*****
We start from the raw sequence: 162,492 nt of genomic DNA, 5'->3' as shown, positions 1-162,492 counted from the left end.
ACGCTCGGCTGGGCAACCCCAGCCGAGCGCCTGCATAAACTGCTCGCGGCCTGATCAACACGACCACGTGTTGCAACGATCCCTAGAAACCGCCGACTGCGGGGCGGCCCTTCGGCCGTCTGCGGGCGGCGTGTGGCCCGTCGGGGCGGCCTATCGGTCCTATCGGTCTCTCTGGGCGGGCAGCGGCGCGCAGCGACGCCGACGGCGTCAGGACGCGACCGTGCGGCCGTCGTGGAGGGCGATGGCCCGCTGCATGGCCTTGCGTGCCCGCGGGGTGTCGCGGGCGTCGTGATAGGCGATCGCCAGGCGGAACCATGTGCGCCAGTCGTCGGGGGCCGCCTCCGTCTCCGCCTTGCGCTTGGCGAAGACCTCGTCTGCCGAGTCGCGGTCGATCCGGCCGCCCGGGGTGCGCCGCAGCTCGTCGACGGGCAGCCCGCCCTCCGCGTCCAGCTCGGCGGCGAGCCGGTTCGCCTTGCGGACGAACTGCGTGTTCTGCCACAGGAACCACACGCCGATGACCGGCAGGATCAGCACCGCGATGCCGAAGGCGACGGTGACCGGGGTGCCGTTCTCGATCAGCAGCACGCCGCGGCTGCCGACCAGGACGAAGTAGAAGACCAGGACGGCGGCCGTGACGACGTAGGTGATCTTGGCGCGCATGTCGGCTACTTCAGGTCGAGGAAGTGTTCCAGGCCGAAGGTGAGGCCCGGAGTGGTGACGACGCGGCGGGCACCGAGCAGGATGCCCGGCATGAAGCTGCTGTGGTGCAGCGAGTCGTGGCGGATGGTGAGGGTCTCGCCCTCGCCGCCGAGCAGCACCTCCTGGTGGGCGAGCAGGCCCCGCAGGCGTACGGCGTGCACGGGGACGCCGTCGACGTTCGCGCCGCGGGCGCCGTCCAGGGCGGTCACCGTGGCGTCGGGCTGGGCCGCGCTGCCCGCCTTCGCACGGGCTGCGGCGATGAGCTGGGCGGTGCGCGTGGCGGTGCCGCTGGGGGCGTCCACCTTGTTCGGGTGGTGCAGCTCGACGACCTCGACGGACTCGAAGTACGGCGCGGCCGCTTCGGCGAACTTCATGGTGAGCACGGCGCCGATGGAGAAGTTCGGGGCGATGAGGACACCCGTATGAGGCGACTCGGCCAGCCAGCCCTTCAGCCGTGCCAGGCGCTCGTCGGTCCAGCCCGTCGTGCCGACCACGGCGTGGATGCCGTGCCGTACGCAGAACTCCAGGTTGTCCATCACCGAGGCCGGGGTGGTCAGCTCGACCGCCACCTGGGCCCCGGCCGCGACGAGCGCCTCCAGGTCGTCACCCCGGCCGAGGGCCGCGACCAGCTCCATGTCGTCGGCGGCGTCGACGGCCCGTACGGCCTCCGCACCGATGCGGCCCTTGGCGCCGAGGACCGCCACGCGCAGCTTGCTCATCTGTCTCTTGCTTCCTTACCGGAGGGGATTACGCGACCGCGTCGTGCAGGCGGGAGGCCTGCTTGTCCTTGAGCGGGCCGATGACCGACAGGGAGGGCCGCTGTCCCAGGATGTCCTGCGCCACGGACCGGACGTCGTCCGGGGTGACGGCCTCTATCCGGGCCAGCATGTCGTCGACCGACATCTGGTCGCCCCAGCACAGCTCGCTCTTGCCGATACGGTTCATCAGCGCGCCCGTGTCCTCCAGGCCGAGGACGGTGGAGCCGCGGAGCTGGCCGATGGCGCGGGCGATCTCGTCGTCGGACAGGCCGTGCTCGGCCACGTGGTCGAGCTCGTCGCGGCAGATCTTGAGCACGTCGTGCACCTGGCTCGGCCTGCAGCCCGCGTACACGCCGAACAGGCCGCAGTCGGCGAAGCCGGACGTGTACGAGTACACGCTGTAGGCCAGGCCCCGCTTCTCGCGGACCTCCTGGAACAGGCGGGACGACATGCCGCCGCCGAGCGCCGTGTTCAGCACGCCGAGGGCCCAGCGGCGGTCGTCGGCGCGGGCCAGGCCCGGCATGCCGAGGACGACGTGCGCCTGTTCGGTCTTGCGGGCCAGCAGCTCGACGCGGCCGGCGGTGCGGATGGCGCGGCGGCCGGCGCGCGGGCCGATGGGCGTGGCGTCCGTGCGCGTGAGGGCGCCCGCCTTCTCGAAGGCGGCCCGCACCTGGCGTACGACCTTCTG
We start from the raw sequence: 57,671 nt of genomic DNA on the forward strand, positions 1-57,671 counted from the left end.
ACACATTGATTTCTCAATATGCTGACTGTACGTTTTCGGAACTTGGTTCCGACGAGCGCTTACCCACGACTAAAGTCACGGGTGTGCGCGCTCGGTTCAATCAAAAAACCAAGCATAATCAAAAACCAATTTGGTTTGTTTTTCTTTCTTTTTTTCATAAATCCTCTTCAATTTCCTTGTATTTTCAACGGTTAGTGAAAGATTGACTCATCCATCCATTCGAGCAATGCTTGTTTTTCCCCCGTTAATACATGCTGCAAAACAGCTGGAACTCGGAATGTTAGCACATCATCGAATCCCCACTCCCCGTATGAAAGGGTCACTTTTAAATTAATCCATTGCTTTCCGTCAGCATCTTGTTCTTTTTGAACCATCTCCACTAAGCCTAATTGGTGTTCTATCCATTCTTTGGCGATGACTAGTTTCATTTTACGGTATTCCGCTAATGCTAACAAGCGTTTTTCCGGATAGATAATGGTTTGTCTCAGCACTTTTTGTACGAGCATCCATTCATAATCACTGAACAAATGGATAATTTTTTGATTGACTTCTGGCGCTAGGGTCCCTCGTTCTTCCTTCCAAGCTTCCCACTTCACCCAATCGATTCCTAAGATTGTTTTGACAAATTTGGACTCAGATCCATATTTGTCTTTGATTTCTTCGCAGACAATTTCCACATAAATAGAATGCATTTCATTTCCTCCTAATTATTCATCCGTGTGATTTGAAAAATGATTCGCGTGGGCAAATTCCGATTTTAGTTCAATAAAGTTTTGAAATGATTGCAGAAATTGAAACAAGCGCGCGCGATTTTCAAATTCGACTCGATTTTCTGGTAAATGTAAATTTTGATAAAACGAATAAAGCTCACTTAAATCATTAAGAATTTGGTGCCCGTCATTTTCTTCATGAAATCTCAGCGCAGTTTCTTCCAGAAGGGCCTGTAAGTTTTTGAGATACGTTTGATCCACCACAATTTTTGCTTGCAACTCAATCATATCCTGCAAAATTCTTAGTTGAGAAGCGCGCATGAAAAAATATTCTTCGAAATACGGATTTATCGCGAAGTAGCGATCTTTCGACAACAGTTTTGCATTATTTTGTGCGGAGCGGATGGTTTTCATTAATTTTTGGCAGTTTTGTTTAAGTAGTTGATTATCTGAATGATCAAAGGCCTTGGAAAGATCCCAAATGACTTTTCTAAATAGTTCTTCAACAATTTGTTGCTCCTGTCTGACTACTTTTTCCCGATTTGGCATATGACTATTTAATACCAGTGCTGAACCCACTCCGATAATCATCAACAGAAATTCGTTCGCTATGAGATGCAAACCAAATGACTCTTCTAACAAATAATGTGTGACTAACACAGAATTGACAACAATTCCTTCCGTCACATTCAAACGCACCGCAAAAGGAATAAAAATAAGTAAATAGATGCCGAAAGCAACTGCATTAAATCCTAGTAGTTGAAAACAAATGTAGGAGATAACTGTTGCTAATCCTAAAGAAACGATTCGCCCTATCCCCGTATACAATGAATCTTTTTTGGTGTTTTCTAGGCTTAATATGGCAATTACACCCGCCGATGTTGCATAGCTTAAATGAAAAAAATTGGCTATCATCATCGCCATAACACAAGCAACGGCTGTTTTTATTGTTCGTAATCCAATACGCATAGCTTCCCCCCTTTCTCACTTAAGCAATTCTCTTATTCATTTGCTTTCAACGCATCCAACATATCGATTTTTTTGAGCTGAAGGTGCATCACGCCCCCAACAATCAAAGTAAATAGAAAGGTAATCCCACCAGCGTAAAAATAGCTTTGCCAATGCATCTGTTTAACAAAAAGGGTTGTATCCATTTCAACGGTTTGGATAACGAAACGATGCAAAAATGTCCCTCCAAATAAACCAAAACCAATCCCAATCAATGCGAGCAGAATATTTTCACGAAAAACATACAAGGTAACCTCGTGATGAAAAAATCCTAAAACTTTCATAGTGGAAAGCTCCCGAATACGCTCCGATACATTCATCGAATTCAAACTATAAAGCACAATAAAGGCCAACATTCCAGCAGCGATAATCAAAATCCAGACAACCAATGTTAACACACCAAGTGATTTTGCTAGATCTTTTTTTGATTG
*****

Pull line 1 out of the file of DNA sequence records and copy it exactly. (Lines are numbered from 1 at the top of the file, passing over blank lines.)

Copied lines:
We start from the raw sequence: 162,492 nt of genomic DNA, 5'->3' as shown, positions 1-162,492 counted from the left end.